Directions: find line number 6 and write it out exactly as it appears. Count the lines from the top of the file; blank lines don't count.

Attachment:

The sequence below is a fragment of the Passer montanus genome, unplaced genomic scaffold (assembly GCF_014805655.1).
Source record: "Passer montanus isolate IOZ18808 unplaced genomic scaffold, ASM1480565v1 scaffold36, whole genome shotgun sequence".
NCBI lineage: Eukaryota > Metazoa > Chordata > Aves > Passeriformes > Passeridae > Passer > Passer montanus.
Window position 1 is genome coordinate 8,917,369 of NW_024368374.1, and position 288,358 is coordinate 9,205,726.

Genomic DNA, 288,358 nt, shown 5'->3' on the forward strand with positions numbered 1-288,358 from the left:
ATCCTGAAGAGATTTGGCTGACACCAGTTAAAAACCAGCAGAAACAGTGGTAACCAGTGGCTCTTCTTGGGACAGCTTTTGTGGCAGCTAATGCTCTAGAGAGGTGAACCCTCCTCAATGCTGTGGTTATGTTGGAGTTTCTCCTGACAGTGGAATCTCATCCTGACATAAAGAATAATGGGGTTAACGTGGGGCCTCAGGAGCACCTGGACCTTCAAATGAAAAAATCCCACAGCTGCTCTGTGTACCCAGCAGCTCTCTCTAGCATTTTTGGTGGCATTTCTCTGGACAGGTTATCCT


ATCCTGAAGAGATTTGGCTGACACCAGTTAAAAACCAGCAGAAACAGTGGTAACCAGTGGCTCTTCTTGGGACAGCTTTTGTGGCAGCTAATGCTCTAGAGAGGTGAACCCTCCTCAATGCTGTGGTTATGTTGGAGTTTCTCCTGACAGTGGAATCTCATCCTGACATAAAGAATAATGGGGTTAACGTGGGGCCTCAGGAGCACCTGGACCTTCAAATGAAAAAATCCCACAGCTGCTCTGTGTACCCAGCAGCTCTCTCTAGCATTTTTGGTGGCATTTCTCTGGACAGGTTATCCT